RECOMMENDED: All our listings for the best brunch in NYC
Dim Sum Go Go
The two-story restaurant is more sedate than the bustling and larger cart-trafficked establishments. It offers a creative and vegetarian-friendly menu, including dumplings innovatively stuffed with mushroom, spinach, snow-pea leaf or bamboo hearts, which sell for $2.90 during lunch and under $4 for dinner. For those without a large group who still crave variety, Dim Sum Go Go is smart to offer individual sampler platters, vegetarian and otherwise, for $9.95 during lunch and $10.95 at dinner. 5 East Broadway between Bowery and Doyers St (212-732-0796). Daily 10am–10:30pm.
When Chinatown Brasserie opened in 2006, it recruited Joe Ng, one of the best dim sum chefs west of the Mississippi, from Brooklyn's World Tong. Ng offers a number of whimsical creations (like the shrimp and snow-pea leaf dumplings for $9) that are fashioned as cute creatures, complete with eyeballs. The lamb dumplings, $8, a nice twist on an old favorite, are hard to find elsewhere on the East Coast. If you need an evening fix of crispy mango and shrimp rolls, this restaurant serves its elegant dim sum all day. But you're paying a hefty premium for the sleek surroundings, the exquisite care that goes into making each piece and high-end ingredients like lobster. The prices run between $8 to $12, and go as high as $18. 380 Lafayette St between Great Jones and E 4th Sts (212-533-7000, chinatownbrasserie.com). Mon–Wed, Sat, Sun 11:30am–11:30pm; Thu 11am–midnight; Fri 11am–10pm.
Vegetarian Dim Sum House
This cash-only, no-frills, Buddhist-influenced restaurant offers vegetarians a chance to experience what they've been missing in mainstream dim sum. The menu utilizes the versatility of soy and gluten to create substitute-meat versions like mock-pork steamed buns, while also offering wholly vegetation-centered creations like treasure balls (crispy fried mashed potato). 24 Pell St between Doyers and Mott Sts (212-577-7176). Daily 10:30am–10:30pm.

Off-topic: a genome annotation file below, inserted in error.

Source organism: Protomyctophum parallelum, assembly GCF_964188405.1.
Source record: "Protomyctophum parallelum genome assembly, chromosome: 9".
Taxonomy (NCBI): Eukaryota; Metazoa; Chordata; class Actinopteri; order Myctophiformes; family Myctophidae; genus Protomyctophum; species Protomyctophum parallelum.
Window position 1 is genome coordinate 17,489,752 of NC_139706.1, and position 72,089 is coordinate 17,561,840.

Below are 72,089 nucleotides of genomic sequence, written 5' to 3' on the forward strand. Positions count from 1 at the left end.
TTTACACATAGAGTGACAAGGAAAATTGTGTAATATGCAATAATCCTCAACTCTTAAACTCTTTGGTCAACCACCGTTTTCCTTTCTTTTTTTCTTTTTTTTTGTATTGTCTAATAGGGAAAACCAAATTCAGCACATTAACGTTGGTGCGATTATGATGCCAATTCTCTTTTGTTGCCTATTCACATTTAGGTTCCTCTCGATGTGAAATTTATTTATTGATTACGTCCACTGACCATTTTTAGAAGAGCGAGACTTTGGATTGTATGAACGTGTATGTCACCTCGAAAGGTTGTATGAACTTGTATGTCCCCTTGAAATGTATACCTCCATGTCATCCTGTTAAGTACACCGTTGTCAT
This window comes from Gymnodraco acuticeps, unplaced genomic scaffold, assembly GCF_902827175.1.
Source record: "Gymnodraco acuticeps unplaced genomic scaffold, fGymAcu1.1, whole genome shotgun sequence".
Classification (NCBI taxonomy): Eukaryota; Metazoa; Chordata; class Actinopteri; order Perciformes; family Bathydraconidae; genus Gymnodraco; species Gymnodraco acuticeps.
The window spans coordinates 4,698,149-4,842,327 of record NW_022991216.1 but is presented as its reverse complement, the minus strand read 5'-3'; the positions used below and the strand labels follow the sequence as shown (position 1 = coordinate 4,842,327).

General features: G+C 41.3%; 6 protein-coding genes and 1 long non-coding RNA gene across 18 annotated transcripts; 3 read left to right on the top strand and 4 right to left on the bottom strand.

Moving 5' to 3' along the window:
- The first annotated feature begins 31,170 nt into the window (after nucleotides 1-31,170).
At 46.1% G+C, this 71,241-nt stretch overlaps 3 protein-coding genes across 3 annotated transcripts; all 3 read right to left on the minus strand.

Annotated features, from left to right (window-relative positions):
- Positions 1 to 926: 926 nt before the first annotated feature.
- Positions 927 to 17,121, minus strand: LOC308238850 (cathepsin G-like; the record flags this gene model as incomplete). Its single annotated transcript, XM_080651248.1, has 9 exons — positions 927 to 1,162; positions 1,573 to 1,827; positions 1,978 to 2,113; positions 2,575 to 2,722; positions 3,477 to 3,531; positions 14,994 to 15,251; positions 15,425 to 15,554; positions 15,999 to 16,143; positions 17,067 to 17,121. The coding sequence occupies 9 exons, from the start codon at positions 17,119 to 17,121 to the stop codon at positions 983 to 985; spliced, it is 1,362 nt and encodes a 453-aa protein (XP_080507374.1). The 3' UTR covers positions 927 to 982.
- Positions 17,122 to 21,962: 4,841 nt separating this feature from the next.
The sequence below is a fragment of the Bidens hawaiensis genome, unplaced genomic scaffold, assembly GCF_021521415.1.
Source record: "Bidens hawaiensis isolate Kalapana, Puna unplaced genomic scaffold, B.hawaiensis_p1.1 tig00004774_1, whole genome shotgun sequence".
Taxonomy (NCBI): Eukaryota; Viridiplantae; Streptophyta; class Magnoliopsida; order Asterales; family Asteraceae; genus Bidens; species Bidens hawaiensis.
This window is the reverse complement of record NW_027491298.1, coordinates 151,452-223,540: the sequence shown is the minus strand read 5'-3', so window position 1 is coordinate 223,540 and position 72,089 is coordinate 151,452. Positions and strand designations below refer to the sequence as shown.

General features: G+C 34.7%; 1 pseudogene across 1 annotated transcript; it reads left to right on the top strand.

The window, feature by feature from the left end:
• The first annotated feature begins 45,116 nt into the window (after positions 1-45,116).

World Tong Seafood Restaurant
Generally, only hard-core dim sum aficionados take the N train all the way out to Bensonhurst for World Tong, former home of Chinatown Brasserie's Joe Ng. But Ng's legacy and creativity persist. Those who make the trip and brave the mob are rewarded with a wide variety of selections that are hard to find elsewhere in the city—both savory (pork pies, pork with crackling skin) and sweet (durian pastries, mochi filled with green-tea cream). On weekdays, dim sum plates are a bargain at $2.25. On weekends, even the fanciest dishes cost only $6.95. 6202 18th Ave at 62nd St, Bensonhurst, Brooklyn (718-236-8118). Daily 8am–4pm.
Salud Bar and Grill
Like any traditional Argentinian restaurant, the menu at Salud Bar and Grill focuses on beef. You might order some beef empanadas ($5.95) and fried plantains ($4.95) as an appetizer, or go for the three chimichurri sliders on tiny brioche buns ($11.95). The list of entrees also includes plenty of beef, from a classic bacon cheeseburger ($14.95) to marinated skirt steak served with grilled vegetables and yucca fries ($21.95). But of course, beef isn’t the only meat on the menu. Opt for the grilled center-cut pork chop for dinner ($18.95), order crispy chicharron ($9.95) as a snack or go vegetarian with the mango-kale salad ($11.95). Thirsty patrons will be happy to know that Salud also pours craft beer and microbrews, in addition to mimosas ($5 for a glass, $30 for a pitcher) and spicy Bloody Marys ($5) at brunch on Saturdays and Sundays.
Venue says: “It doesn't take much to make it a perfect Sunday Salud! Join us for Brunch on Saturday & Sunday's for delicious on our outside patio!”